The family lived at 88, Crabb Street until the children married and set up homes at 40, and 42, Crabb Street.

Charles Edward married Ada Poole and had one son, Barry, and Edith Mary married John William (Bill) Houghton and had two daughters Mollie and Maureen.

When Annie was widowed she remained at 88 Crabb Street until her death. She worked as a shoe machinist at home whilst the children were young. I understand that my grandfather had poor health and could not work all of the time. Later she worked in Alfred Sargent’s factory in Portland Road as a machinist. My grandfather died in 1935 and she continued to work at Alfred Sargent’s factory until the late fifties. She died in 1967.

In 1911 my great grandparents and family, including Jesse, Elizabeth and Evelyn Marriott, but excluding Annie and her family, and Arthur, emigrated to Australia. Arthur transferred to the Post Office at Wellingborough and lodged there. He fought with the Post Office Rifles during the first war. He returned after the war to the Post Office at Wellingborough and married a war widow in the twenties. He died in 1960 leaving no children. Eugenie returned to England in 1917 and worked at the Co-operative bakery in Newton Road until the thirties. She then decided to move to Kettering and worked in a shop. She died, unmarried, in 1957.

The Short Family in Australia

In October 1911 the family with the exception of Annie and Arthur emigrated to Australia.

When the family reached Melbourne Jesse, Elizabeth and Evelyn Marriott decided to go on to Queensland. They carried with them references written by W. Chettle of Manton House and W. Whitney of Court Estate, Rushden dated May 27th 1911. In north Queensland they had a very hard life. A son Thomas and another daughter Beatrice, were born there. Jesse worked on the railways and died in 1934 as a result of an injury whilst at work. Elizabeth died in 1935. Evelyn married and had four children, Beatrice died young, unmarried, Thomas married and had eight children. By 1915 the rest of the family were living in Glenferrie, Melbourne.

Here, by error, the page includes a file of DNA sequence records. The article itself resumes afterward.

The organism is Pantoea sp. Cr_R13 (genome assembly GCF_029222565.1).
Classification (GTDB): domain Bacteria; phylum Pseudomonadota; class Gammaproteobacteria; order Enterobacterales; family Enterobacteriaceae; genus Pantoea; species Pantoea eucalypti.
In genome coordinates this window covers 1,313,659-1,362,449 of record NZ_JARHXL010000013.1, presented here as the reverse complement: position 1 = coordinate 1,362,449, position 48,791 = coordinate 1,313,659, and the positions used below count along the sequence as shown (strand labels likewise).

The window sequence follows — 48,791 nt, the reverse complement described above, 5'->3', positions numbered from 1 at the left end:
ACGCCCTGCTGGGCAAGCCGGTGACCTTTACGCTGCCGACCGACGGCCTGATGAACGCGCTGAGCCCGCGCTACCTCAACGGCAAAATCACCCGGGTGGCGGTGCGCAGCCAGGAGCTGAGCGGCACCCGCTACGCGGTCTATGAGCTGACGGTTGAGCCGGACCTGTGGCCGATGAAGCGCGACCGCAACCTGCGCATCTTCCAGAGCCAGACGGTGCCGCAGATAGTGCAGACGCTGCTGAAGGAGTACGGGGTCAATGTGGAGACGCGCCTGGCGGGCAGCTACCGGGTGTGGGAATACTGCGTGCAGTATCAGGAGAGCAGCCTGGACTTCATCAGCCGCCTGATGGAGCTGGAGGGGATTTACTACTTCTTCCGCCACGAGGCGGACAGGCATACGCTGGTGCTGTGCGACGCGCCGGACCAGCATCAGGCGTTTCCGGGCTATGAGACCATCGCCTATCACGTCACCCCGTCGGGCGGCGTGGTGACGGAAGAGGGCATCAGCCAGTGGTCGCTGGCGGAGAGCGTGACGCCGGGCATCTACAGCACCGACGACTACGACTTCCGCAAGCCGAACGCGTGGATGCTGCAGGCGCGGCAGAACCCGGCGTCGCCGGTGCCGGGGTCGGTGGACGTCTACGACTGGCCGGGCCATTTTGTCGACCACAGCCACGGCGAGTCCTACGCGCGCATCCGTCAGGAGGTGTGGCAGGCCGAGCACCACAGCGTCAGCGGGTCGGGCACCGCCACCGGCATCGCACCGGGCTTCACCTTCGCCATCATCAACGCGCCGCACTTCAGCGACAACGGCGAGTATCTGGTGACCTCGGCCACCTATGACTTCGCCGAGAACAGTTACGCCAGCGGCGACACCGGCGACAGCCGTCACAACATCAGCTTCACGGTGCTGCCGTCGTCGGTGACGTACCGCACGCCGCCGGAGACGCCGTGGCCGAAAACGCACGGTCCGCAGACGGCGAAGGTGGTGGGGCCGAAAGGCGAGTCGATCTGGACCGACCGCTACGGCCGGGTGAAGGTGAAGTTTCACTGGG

Thomas and Frank Short enlisted into the Australian Imperial Force. Both were sent to England for training and they managed to visit their sister, Annie and family before their posting to Egypt. On the 20th July 1916 they were fighting on the Somme in France. Thomas was wounded on the 8th August 1916 and sent to England to recover. My great grandmother received her last letter from Frank in late 1916, having been posted in Egypt. Early in 1917 she tried to get news of Frank from the Australian authorities. There was nothing.